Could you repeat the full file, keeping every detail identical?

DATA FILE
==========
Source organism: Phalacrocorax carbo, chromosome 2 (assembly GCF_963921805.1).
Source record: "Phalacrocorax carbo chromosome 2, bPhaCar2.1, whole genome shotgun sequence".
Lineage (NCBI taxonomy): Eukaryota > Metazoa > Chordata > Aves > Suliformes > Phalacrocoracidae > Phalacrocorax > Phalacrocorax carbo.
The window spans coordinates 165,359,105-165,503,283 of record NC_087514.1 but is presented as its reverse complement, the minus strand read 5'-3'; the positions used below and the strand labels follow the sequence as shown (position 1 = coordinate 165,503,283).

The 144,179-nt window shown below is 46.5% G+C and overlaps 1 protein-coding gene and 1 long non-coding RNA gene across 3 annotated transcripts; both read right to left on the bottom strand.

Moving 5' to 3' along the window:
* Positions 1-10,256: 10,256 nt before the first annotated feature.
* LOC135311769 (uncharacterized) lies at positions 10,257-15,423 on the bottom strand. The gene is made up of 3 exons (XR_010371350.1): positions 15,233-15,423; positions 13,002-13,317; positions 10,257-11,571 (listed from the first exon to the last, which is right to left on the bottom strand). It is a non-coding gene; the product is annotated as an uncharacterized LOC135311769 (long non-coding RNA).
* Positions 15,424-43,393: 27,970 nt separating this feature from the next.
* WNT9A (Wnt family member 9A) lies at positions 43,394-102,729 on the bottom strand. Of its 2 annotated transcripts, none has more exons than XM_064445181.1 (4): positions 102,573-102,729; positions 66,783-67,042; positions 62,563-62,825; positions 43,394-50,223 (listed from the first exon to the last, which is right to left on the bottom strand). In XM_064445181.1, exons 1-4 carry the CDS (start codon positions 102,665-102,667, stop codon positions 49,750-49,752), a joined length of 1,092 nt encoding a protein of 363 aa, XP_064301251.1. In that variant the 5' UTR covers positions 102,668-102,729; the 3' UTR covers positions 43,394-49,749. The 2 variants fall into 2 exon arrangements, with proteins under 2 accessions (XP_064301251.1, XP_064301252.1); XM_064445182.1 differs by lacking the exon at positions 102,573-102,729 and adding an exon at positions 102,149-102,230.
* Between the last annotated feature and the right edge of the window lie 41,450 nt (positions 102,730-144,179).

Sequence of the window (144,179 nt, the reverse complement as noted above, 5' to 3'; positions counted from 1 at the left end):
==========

Source organism: Phalacrocorax carbo, chromosome 2 (assembly GCF_963921805.1).
Source record: "Phalacrocorax carbo chromosome 2, bPhaCar2.1, whole genome shotgun sequence".
Lineage (NCBI taxonomy): Eukaryota > Metazoa > Chordata > Aves > Suliformes > Phalacrocoracidae > Phalacrocorax > Phalacrocorax carbo.
The window spans coordinates 165,359,105-165,503,283 of record NC_087514.1 but is presented as its reverse complement, the minus strand read 5'-3'; the positions used below and the strand labels follow the sequence as shown (position 1 = coordinate 165,503,283).

The 144,179-nt window shown below is 46.5% G+C and overlaps 1 protein-coding gene and 1 long non-coding RNA gene across 3 annotated transcripts; both read right to left on the bottom strand.

Moving 5' to 3' along the window:
* Positions 1-10,256: 10,256 nt before the first annotated feature.
* LOC135311769 (uncharacterized) lies at positions 10,257-15,423 on the bottom strand. The gene is made up of 3 exons (XR_010371350.1): positions 15,233-15,423; positions 13,002-13,317; positions 10,257-11,571 (listed from the first exon to the last, which is right to left on the bottom strand). It is a non-coding gene; the product is annotated as an uncharacterized LOC135311769 (long non-coding RNA).
* Positions 15,424-43,393: 27,970 nt separating this feature from the next.
* WNT9A (Wnt family member 9A) lies at positions 43,394-102,729 on the bottom strand. Of its 2 annotated transcripts, none has more exons than XM_064445181.1 (4): positions 102,573-102,729; positions 66,783-67,042; positions 62,563-62,825; positions 43,394-50,223 (listed from the first exon to the last, which is right to left on the bottom strand). In XM_064445181.1, exons 1-4 carry the CDS (start codon positions 102,665-102,667, stop codon positions 49,750-49,752), a joined length of 1,092 nt encoding a protein of 363 aa, XP_064301251.1. In that variant the 5' UTR covers positions 102,668-102,729; the 3' UTR covers positions 43,394-49,749. The 2 variants fall into 2 exon arrangements, with proteins under 2 accessions (XP_064301251.1, XP_064301252.1); XM_064445182.1 differs by lacking the exon at positions 102,573-102,729 and adding an exon at positions 102,149-102,230.
* Between the last annotated feature and the right edge of the window lie 41,450 nt (positions 102,730-144,179).

Sequence of the window (144,179 nt, the reverse complement as noted above, 5' to 3'; positions counted from 1 at the left end):